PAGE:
4.  Remove dough from food processor and cut into small pieces.  Pass each piece through pasta maker from setting #1 to setting #4 or higher if possible.  Lay out dough on baking sheet.

5.  Bake for 25 minutes.  Allow to cool, then break into pieces with hands.  Serve with milk.

You might also like:

Almond flake cereal
Caraway Rolls
Poppyseed Rolls

almond flake cereal

This recipe came about because I was making cornflakes, for which one needs a food processor, and my food processor is so small that I halved the recipe; the idea was to do it in two batches.  But when I had the first batch in the oven, I felt that it would be too easy to do the same thing all over again.  I wanted to try something new, no recipes and rules, so looking over my baking cabinet, I decided to use almond flour instead of cornmeal, and orange flower water instead of regular water.  So that is what I did.

I’m sharing this recipe with you because it’s easy and fast and the result is pretty good.  The almond and orange flower flavors are both muted, which I think is probably for the best, since this is breakfast cereal after all.

Start in the bowl of a food processor, add all purpose flour, and almond flour,  (if you don’t have almond flour, you can make it by pulsing almonds in a food processor), salt, and olive oil, and run the food processor until they are combined.

Stir the honey into very hot water to soften it, and then stir in the orange flower water.  (If you don’t have orange flower water, you can leave it out.  You could try rose water if you want to get crazy, or a few drops of some flavor extract, maybe vanilla.  It’s up to you.  You’re the one who has to eat it.)  Add this liquid to the food processor.

Process for just a few seconds until the dough is combined.

Turn it out onto a piece of wax paper.

Form it into a pancake or ball or something.  Cut it into pieces about the size of your thumb.  Roll each piece with a rolling pin so that it is pretty flat.  Don’t sweat it too much since you’re about to run it through the pasta maker.

Not just any pasta maker – your mom’s vintage 1960s pasta maker!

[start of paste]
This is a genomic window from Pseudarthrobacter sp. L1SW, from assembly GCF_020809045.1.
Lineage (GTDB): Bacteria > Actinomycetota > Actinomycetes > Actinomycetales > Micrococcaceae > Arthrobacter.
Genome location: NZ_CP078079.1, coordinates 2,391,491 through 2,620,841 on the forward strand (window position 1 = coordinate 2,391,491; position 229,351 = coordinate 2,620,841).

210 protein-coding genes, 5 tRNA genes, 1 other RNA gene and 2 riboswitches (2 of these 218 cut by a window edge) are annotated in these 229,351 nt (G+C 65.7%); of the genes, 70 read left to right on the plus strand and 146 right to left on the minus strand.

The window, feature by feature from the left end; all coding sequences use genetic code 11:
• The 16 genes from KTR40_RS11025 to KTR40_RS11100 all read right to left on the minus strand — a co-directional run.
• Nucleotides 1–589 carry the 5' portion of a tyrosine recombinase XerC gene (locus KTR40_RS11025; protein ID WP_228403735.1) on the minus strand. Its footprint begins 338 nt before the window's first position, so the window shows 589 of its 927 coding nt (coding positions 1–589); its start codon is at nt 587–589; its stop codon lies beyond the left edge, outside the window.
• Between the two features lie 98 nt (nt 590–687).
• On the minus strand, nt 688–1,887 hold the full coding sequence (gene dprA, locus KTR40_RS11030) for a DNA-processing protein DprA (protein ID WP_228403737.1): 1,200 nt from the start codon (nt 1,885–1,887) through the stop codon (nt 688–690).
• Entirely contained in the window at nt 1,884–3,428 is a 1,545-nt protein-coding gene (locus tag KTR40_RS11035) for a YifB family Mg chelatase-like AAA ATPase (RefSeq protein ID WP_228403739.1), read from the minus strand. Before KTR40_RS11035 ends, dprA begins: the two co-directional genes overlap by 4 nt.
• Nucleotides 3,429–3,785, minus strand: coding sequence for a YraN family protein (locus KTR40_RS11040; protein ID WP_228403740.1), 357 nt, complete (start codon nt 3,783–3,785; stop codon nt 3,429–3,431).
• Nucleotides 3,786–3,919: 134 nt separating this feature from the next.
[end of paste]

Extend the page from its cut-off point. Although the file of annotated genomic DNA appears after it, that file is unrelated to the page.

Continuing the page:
Dust a baking sheet with cornmeal and preheat your oven to 160 degrees Celsius.

Pass each of these pieces through your pasta maker, starting with the lowest setting (#1) and going up to setting #3.  You probably won’t be able to roll them any thinner, because this dough is not the most forgiving.  Lay out the pieces on the baking sheet.  Bake for about 15-20 minutes.

Break them up into pieces.  Eat them like any other breakfast cereal, milk and berries or bananas or whatever you do.

Almond Flake Cereal

3/4 cup all purpose flour
1/4 cup almond flour
1/4 tsp salt
1/2 tbsp olive oil
1 tbsp very hot water
1 tbsp Greek thyme honey
1 tbsp orange flower water
cornmeal for dusting

1.  Combine flours, salt, and oil in food processor; run to combine.

2.  Stir honey into water.  When dissolved, add orange flower water.  Add this mixture to the food processor.  Run for several seconds until combined.  Dust a baking sheet with cornmeal and preheat oven to 160 degrees C.

3.  Turn out dough onto wax paper and form into a pancake with hands.  Cut into 1.5″ pieces.  Pass through pasta maker from #1 to #3.  Lay out dough on baking sheet.

4.  Bake 15-20 minutes until crispy.  Allow to cool.  Break into small pieces with hands.  Serve with milk as any other breakfast cereal.

Be sure to check out  my cornflake-making experience!

This post is linking up with:

  A Delightsome Life